Saugus lands 6th school bus

School buses line up outside Belemonte Upper Elementary School for dismissal in Saugus on Thursday. (Libby O'Neill)

SAUGUS — After months of waiting, the school district was able to secure a sixth school bus, which officials have said will go a long way toward meeting demand for transportation to school.

The new bus will begin trips in late October or early November, when a driver is trained by the bus company, according to Acting Superintendent Michael Hashem. He cautioned that all bus routes may change at that time to “create efficiency in order to maximize capacity.”

By adding a sixth bus, the district will be able to get a number of students off the waitlist for seats, according to School Committee member Dennis Gould. The committee had officially requested a sixth school bus last October when it also approved guidance for district officials on how to fill seats that open up.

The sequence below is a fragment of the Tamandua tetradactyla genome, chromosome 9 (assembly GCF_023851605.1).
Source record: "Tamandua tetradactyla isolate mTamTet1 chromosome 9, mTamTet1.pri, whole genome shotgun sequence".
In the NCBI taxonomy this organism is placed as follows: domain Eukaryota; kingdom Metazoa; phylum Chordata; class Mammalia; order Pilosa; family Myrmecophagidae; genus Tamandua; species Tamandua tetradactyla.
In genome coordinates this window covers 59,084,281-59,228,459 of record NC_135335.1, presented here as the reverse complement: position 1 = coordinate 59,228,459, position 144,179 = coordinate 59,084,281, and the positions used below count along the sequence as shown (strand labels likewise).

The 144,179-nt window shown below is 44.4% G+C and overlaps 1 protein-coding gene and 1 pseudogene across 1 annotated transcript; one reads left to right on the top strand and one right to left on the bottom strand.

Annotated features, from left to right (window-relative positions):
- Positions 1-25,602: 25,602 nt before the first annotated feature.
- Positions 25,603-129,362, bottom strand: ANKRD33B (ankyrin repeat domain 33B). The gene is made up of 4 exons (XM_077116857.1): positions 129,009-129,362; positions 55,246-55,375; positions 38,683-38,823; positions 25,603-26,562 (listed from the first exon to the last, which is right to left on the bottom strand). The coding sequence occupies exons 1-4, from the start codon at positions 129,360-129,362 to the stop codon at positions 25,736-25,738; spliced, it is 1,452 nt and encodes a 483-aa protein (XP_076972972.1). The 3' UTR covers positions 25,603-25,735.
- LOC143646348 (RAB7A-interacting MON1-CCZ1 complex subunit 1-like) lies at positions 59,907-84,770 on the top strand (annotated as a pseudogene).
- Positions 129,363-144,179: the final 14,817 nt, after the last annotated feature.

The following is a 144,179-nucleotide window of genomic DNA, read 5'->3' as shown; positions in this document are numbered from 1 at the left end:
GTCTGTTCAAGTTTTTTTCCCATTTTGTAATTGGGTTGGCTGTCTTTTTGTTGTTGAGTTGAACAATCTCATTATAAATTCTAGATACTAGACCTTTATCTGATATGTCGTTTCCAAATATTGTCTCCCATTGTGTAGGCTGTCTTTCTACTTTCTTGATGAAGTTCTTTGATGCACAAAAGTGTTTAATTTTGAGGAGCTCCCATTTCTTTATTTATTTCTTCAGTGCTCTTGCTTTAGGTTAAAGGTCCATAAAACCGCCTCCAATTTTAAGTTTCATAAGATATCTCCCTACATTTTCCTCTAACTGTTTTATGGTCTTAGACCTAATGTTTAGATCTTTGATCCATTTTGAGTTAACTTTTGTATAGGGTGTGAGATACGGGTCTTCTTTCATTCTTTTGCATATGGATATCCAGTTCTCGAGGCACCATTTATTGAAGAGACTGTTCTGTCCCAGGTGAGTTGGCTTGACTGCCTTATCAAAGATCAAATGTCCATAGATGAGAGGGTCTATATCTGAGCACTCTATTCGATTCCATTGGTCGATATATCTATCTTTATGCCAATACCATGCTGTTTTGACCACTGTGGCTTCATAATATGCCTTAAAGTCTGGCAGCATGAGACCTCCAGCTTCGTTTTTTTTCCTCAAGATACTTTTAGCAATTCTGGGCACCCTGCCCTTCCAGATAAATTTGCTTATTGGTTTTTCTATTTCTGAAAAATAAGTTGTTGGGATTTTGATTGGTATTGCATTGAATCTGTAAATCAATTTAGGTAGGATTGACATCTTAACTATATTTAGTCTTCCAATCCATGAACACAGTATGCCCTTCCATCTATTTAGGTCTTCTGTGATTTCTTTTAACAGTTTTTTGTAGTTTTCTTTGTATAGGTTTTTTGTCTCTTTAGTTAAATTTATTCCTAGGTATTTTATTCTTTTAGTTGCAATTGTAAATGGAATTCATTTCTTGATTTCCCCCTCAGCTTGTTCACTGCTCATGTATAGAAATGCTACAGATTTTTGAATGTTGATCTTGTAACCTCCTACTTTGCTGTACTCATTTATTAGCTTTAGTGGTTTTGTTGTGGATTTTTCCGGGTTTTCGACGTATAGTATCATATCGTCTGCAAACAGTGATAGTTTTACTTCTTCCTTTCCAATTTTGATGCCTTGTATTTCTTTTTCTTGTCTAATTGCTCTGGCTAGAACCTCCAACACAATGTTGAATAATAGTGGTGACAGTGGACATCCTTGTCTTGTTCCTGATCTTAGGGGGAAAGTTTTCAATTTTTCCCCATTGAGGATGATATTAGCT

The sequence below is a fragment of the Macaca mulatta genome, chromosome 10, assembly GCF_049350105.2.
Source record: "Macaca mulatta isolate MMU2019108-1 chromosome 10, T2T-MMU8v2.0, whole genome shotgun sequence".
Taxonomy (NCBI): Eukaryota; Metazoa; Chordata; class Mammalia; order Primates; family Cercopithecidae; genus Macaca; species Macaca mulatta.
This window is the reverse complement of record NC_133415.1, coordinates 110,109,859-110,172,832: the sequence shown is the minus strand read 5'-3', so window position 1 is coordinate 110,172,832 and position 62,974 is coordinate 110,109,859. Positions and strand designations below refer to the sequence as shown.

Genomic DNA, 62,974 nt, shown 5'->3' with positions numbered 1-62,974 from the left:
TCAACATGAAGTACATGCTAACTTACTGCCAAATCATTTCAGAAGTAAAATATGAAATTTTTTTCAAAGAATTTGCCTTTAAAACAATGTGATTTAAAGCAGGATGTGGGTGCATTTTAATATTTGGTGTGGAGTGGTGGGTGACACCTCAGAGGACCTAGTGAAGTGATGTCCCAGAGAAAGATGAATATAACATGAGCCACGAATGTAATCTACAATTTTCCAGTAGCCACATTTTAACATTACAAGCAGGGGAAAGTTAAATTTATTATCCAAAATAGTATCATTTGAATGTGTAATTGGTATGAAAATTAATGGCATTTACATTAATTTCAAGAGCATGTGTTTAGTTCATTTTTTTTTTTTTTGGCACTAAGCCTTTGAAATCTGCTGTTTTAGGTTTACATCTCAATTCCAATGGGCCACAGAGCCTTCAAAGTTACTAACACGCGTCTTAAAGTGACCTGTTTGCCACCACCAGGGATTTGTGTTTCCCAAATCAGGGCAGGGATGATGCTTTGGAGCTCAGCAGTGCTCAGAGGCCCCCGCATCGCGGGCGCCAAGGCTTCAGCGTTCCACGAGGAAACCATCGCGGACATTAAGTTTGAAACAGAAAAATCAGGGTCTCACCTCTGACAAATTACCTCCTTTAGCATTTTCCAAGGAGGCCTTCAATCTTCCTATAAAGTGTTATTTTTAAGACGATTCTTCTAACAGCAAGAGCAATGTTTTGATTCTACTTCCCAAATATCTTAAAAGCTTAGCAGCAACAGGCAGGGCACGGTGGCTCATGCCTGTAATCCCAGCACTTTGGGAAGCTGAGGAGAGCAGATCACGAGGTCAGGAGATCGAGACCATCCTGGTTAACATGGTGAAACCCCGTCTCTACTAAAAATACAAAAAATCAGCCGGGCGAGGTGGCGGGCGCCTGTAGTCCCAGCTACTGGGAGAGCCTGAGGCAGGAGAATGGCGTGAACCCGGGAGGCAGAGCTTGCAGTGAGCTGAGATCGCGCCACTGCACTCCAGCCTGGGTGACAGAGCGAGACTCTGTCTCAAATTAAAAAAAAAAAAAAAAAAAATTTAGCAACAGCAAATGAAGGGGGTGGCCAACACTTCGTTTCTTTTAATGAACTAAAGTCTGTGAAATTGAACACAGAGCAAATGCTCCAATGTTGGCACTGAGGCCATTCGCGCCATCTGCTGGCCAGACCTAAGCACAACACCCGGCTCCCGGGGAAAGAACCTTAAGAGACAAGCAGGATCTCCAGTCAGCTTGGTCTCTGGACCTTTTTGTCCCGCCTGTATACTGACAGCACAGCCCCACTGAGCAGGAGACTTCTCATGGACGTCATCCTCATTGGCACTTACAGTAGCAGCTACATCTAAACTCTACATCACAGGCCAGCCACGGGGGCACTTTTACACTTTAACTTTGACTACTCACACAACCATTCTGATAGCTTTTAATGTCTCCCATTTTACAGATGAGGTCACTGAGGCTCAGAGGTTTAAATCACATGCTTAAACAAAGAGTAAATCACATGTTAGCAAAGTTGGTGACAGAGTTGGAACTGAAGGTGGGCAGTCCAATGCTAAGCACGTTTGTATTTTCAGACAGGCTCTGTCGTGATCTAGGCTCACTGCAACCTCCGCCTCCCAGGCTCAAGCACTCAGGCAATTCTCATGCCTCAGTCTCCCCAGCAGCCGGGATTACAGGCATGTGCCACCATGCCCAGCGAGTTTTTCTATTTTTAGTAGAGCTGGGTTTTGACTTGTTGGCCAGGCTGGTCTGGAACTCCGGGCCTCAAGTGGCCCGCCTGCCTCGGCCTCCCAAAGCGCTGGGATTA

The district is paying for the cost of the new bus through turnovers, which provides for recurring funding, Hashem said.

Superintendent Erin McMahon, who has been on paid administrative leave since January, had included money to purchase a sixth bus in her proposed fiscal year 2024 budget, but that request was eliminated from the budget when the committee took $1.2 million out of her proposal.

Gould said the extra bus was in the budget last year but “somehow got dropped” before the committee resurrected it during the summer, when it became clear it was a need for the district.

“It’s coming, we got the money in,” he said.

School Committee Chair Vincent Serino said school officials were still working out the new bus routes. Serino could not be reached Tuesday. A request sent to district officials seeking the number of students on the waitlist for school bus seats was not returned.

Last fall, the number of students awaiting bus seats ballooned to more than 150, with school officials citing the transition in school buildings as a major factor. When Saugus had four elementary schools and separate middle and high schools, the demand for buses was not nearly as high, but under the new consolidated model, demand skyrocketed, leaving the district scrambling.

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